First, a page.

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World War I


Between duty on the Mexican Border and service in World War 1, the Michigan National Guard was expanded by the War Department. The two cavalry troops were increased to a squadron of four troops. The engineer company became a battalion of three companies. The signal company was increased to a battalion of two companies, and a brigade headquarters company was added to the Infantry Brigade. The First Michigan Field Artillery was also increased to a battalion.


One company of engineers was called into federal service in May 1917, while the balance of the units were called on July 15,1917 and drafted August 5. The engineer company was included in this draft.


Mobilized at their home stations, the troops first went to Camp Grayling and than began moving to Camp McArthur, El Paso, Texas in early August. The 33rd Infantry was relieved from its guard duty and garrison duties and was also sent to Texas in late 1917. The only Michigan unit not sent to Camp McArthur was the First Michigan Ambulance Company, which was sent to Camp Mills, N.Y., where it was incorporated into the 42nd (Rainbow) Division as Michigan's representative.


32nd Infantry Division (Red Arrow)


32nd Infantry Division flag The Michigan Guard merged with members of the Wisconsin Guard to form the 32nd Infantry Division on July 18, 1917, with Michigan furnishing 8,000 troops of all arms. The 32nd was to write many glorious pages in American history in both world wars and become known world-wide as one of American's toughest fighting units.


The 63rd Infantry Brigade was formed of Michigan infantry. The 33rd Michigan Infantry, with the exception of one company, and five companies of the 31st formed the 125th Infantry. The entire 32nd and five companies of the 31st formed the 126th Infantry. The surplus companies of the Michigan Infantry Brigade formed the 120th Machine Gun Battalion, and the Headquarters and Supply Companies, 31st Michigan Infantry, went to the 119th Field Artillery.


The Michigan Artillery Battalion and Cavalry Squadron furnished most of the personnel for the 119th Field Artillery. The Michigan Engineer Battalion combined with the Wisconsin Engineer Battalion to form the 107th Engineers.

The First Michigan Field Signal Battalion and the First Wisconsin Field Signal Battalion formed the 107th Field Signal Battalion. Michigan Field Hospital No. 1 and Michigan Ambulance Company No. 2 formed part of the 107th Sanitary Train.


Thus, the designation of U.S. volunteer military units by their state names passed into history as they were never used again, except in ceremonial forms. For example, the 1225th Corps Support Battalion, successor of the 1st Battalion, 225th Infantry of Detroit, still uses the ceremonial name "The Detroit Light Guard."


"Over There"


The 32nd arrived in France in February 1918 and was the sixth division to join the Allied Expeditionary Force. Its units were the first American troops to set foot on German soil--in Alsace in May 1918. Advancing 19 kilometers in seven days, it captured Fismes in the Marne offensive. As the only American unit in General Mangin's famous 10th French Army, it fought in the Oise-Aisne offensive and helped break the German line which protected the Chemin de Dames.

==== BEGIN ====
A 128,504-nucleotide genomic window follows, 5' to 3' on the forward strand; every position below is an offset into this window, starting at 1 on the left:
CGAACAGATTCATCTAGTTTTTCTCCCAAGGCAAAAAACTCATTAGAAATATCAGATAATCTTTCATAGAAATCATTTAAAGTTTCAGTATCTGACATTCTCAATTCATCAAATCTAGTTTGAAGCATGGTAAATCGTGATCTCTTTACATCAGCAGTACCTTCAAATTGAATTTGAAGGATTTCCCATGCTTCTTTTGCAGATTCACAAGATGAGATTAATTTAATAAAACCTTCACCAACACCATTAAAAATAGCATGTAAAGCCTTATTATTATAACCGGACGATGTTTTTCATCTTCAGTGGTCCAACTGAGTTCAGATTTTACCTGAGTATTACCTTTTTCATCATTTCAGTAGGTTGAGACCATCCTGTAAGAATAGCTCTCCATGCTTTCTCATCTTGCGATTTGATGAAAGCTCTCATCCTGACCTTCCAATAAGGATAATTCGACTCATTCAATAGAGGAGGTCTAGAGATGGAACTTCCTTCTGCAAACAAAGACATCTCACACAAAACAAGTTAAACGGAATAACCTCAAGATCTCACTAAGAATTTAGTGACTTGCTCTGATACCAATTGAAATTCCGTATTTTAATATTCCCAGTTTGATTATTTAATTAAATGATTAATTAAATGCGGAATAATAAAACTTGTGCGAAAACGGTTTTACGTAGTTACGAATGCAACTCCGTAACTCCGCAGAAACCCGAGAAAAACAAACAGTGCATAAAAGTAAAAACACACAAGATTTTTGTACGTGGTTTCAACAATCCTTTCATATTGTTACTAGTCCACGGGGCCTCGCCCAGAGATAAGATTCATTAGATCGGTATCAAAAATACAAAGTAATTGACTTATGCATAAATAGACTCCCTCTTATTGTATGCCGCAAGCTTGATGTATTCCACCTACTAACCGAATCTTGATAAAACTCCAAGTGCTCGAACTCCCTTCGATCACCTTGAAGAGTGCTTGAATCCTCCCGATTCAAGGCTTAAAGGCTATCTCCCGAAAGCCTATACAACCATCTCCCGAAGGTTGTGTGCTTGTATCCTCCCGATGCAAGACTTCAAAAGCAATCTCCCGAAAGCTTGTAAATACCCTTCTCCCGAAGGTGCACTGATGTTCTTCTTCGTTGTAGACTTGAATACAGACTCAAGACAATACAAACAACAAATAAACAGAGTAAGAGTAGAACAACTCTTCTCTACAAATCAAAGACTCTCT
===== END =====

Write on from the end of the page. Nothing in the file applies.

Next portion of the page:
Fighting continuously for 20-days and twice in the line in the Meuse-Argonne offensive, the 32nd penetrated the Kriemhilde Stellung, crossed the Meuse and drove to the flank Metz.


National Guardsmen on the attack, France, 1918As the front line element of the Third U.S. Army, soldiers of the 32nd marched 300 kilometers to the Rhine and occupied the center sector in the Colbenz bridgehead for four months, holding 63 towns and 400 square kilometers of territory. From May to November 1918, they were under fire and were allowed only 10 days in rest areas.


In three major offensives, the 32nd fought on five fronts, participating in the Aisne-Marne, Oise-Aisne and Meuse-Argonne offensives. Meeting and defeating 23 German divisions from which 2,153 prisoners were taken, the 32nd gained 38 kilometers in four attacks and repulsed every enemy counterattack.


Since much of the fighting on the Western Front for years took place over the same 5-10 kilometers of ground, with neither side being able to break the line of the other, it was a remarkable feat for the young Americans. The division was still in action east of the Meuse when the Armistice was finally signed.


The 32nd paid heavily for its victories. It suffered 14,000 casualties from all causes and was third in the number of battle deaths of any division in the Army.


The shoulder insignia worn by its soldiers--a Red Arrow--signifies that the division shot through every line the enemy threw before it. The French, high in their praise of the 32nd's accomplishments, gave it the name of "Les Terribles." More than 800 officers and enlisted men were decorated by the American, French, and Belgian governments.


The colors of all four infantry regiments, three artillery regiments, and three machine gun battalions received the Croix de Guerre of the Republic of France, while every flag and standard in the division was authorized four American battle streamers.


During the war, Maj. Gen. William G. Haan commanded the 32nd. While serving with the Army of Occupation in Germany, the division was commanded by Maj. Gen. William Lassiter. It left Germany in April 1919 and was demobilized in May 1919, thus bringing to a close a glorious page in American and Michigan military history.